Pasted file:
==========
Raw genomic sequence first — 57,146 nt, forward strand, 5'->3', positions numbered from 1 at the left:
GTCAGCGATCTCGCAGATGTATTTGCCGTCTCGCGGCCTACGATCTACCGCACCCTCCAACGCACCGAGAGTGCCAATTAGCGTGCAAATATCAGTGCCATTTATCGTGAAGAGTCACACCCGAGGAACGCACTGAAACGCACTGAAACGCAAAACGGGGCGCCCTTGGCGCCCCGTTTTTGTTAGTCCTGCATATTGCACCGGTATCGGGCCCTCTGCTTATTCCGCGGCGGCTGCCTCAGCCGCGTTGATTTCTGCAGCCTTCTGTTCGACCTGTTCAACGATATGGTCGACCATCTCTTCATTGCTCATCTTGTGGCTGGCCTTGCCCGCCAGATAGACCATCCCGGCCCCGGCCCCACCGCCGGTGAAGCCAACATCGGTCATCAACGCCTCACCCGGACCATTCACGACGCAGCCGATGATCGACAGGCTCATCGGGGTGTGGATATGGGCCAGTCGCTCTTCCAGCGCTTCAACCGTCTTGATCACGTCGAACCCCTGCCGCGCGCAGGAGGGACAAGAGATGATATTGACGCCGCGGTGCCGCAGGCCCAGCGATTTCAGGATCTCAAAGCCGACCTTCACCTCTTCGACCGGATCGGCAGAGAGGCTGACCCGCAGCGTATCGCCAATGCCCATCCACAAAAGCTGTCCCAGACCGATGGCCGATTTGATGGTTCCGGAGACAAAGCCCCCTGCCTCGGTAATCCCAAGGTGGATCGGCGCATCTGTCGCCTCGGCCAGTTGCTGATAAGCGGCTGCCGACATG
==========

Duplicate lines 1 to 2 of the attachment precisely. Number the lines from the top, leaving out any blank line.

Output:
Raw genomic sequence first — 57,146 nt, forward strand, 5'->3', positions numbered from 1 at the left:
GTCAGCGATCTCGCAGATGTATTTGCCGTCTCGCGGCCTACGATCTACCGCACCCTCCAACGCACCGAGAGTGCCAATTAGCGTGCAAATATCAGTGCCATTTATCGTGAAGAGTCACACCCGAGGAACGCACTGAAACGCACTGAAACGCAAAACGGGGCGCCCTTGGCGCCCCGTTTTTGTTAGTCCTGCATATTGCACCGGTATCGGGCCCTCTGCTTATTCCGCGGCGGCTGCCTCAGCCGCGTTGATTTCTGCAGCCTTCTGTTCGACCTGTTCAACGATATGGTCGACCATCTCTTCATTGCTCATCTTGTGGCTGGCCTTGCCCGCCAGATAGACCATCCCGGCCCCGGCCCCACCGCCGGTGAAGCCAACATCGGTCATCAACGCCTCACCCGGACCATTCACGACGCAGCCGATGATCGACAGGCTCATCGGGGTGTGGATATGGGCCAGTCGCTCTTCCAGCGCTTCAACCGTCTTGATCACGTCGAACCCCTGCCGCGCGCAGGAGGGACAAGAGATGATATTGACGCCGCGGTGCCGCAGGCCCAGCGATTTCAGGATCTCAAAGCCGACCTTCACCTCTTCGACCGGATCGGCAGAGAGGCTGACCCGCAGCGTATCGCCAATGCCCATCCACAAAAGCTGTCCCAGACCGATGGCCGATTTGATGGTTCCGGAGACAAAGCCCCCTGCCTCGGTAATCCCAAGGTGGATCGGCGCATCTGTCGCCTCGGCCAGTTGCTGATAAGCGGCTGCCGACATG